Proposed Bangsamoro Core Territory. Courtesy of Keith Bacongco,Mindanews Graphics.
Click link to view Speech of President Aquino on the preliminary peace agreement
between the government (GPH) and the Moro Islamic Liberation Front (MILF), 
While the new Bangsamoro nation under the Framework Agreement shall have a ministerial form (parliamentary) of government, its relationship with the central government is asymmetric. This means that the relationship between the two levels of government is not equal. Or expressed mathematically, Bangsamoro can have a relation with Manila, but Manila cannot have the same relation to Bangsamoro.
Who is Bangsamoro? Under the Framework Agreement, “Those who at the time of conquest and colonization were considered natives or original inhabitants of Mindanao and the Sulu archipelago and its adjacent islands including Palawan, and their descendants whether of mixed or of full blood shall have the right to identify themselves as Bangsamoro by ascription or self-ascription.”
The territorial breadth of the Bangsamoro entity and the definition of the Bangsamoro identity might fuel some form of controversy that would be difficult to untangle. Constitutional purists, for one, will naturally thumb down any scheme of dismembering the Philippine territory without going through the amendment process. They will view this as giving up territories which the country has earned from the time of independence from colonization.
This Constitution-based objection to the Bangsamoro territory, however, can be overcome by the new political modality between the new entity and the central government. Their relationship is asymmetric, which means that while Bangsamoro will be an autonomous entity, to the central government it is not an independent state. The distribution and sharing of powers confirm this type of relationship.
Under the Framework Agreement, the central government shall have reserved powers such as those bundled up and assigned to the national government like defence and external security, foreign policy, foreign trade unless those already devolved under the law to Bangsamoro, coinage and monetary policy, citizenship and naturalization and postal service.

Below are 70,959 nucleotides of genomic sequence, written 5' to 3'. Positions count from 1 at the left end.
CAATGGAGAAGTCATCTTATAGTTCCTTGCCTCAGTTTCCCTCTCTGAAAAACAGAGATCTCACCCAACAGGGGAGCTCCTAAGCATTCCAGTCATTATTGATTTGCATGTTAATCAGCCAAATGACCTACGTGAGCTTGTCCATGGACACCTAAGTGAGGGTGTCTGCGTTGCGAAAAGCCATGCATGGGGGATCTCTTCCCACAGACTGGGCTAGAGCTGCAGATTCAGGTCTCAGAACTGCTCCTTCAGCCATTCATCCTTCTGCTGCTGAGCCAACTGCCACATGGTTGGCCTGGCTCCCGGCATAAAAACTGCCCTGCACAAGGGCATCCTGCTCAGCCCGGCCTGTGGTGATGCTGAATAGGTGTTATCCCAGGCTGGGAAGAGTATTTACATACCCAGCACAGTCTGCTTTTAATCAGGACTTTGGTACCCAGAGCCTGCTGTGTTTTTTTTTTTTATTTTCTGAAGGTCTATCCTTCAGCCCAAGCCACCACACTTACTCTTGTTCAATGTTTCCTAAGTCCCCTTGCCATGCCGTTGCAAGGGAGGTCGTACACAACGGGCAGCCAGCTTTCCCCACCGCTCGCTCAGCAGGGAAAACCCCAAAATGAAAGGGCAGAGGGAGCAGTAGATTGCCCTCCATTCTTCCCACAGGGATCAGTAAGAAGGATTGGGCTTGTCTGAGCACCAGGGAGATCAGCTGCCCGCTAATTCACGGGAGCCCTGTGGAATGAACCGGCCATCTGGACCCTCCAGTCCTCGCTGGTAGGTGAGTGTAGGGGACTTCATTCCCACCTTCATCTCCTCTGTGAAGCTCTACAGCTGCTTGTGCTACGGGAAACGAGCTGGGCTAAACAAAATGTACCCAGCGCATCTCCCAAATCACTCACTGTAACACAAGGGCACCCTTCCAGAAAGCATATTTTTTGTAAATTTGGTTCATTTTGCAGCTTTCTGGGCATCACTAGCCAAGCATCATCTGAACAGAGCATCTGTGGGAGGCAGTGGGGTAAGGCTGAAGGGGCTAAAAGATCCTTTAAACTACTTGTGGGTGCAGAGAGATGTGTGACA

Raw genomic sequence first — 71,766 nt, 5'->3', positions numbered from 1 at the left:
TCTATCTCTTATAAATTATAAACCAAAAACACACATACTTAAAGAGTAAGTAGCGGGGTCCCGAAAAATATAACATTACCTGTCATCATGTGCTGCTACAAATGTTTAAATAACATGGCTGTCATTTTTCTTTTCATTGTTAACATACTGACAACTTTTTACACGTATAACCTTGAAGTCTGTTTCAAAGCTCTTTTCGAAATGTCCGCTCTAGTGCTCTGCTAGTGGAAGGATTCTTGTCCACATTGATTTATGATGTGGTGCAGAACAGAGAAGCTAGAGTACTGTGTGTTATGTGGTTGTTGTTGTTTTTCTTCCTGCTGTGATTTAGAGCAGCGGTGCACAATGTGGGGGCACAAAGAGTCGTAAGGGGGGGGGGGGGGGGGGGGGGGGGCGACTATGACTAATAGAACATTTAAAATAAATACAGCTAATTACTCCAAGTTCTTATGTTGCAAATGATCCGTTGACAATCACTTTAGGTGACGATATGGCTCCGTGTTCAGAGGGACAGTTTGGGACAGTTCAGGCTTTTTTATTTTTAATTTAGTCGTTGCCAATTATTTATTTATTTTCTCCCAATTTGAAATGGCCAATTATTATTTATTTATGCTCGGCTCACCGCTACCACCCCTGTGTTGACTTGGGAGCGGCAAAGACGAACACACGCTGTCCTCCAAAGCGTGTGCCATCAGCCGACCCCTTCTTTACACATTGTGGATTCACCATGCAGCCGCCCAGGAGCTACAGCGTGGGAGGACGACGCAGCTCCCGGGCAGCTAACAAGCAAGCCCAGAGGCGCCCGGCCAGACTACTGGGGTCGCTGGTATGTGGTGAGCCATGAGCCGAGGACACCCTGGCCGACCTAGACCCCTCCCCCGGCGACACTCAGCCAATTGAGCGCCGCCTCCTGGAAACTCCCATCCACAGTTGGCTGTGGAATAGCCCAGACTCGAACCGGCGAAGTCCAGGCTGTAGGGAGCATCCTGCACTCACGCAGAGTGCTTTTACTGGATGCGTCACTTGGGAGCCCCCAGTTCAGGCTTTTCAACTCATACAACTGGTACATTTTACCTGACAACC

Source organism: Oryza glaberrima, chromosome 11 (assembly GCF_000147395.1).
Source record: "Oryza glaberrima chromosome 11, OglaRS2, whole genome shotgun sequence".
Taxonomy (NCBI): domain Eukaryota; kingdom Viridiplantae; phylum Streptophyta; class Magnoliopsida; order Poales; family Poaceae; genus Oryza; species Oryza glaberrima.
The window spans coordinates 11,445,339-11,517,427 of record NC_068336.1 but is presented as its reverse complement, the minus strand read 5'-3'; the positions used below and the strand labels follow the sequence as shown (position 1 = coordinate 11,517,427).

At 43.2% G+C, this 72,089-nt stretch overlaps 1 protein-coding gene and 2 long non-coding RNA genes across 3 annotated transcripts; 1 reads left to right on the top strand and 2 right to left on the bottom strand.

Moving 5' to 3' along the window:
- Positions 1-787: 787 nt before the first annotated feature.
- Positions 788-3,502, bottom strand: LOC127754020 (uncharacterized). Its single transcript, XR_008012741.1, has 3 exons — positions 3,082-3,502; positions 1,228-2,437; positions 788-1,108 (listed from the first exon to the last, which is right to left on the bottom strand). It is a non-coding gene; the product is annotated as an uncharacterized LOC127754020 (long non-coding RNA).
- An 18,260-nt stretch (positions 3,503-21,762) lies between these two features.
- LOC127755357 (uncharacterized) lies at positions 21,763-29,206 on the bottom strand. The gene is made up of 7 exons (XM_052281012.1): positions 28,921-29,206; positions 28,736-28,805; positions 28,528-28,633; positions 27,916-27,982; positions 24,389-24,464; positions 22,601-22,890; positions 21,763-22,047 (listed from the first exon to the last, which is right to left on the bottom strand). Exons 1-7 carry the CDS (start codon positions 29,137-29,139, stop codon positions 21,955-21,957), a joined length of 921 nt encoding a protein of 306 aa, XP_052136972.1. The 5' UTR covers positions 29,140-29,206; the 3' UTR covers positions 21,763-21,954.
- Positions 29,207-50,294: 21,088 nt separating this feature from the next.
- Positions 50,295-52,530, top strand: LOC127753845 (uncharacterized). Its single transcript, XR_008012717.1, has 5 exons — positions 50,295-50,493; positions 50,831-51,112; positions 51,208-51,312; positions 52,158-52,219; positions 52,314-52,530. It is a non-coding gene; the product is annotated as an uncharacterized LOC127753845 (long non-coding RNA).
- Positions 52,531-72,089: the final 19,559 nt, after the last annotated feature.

On the other hand, Bangsamoro shall have exclusive powers like the establishment of the Sharia justice system for Muslim inhabitants. Other powers will be shared between the two levels of government.
In effect, there would be no diminution in central political powers. The central government is not diminished by devolution of some types of autonomy to the new Bangsamoro entity.
But the most contentious of all issues in the Framework Agreement is how the parties will agree to the sharing of the largely untapped wealth of Mindanao’s natural resources. Currently, ARMM has a 50 percent share in the proceeds of exploiting strategic minerals in the region. Under the new Bangsamoro entity, it will get a 75 percent share in wealth produced in the areas under its control, or 75 percent of revenues generated, leaving the central government a mere 25 percent. Under any percentage sharing scheme, disaster looms either way. It cannot also be discounted that the new Bangsamoro entity could just be dominated by the same set of local elites that will bend to the agenda of the ruling national elite and American multinational corporations which have economic interests to protect in Mindanao.
Arguably there is no need for a constitutional amendment to enshrine the new Bangsamoro entity as the proposed Bangsamoro Basic Law could be considered part of enabling legislation in support of the constitutional provision for autonomous regions like the ARRM and the Cordilleras. Or on the other hand, the proposed Bangsamoro entity could just be a ruse to open up the Constitution in order to change its economic and patrimony provisions that would give equal rights to foreign companies to exploit our natural resources.
Congress, which has been overeager to convene a constituent assembly to amend the Constitution, and President Benigno Aquino III, who has been ambivalent to Charter Change, might have finally stumbled on the rationale for amending the Constitution. The Bangsamoro juridical entity as envisaged by the Framework Agreement might be the biggest casualty of the peace process.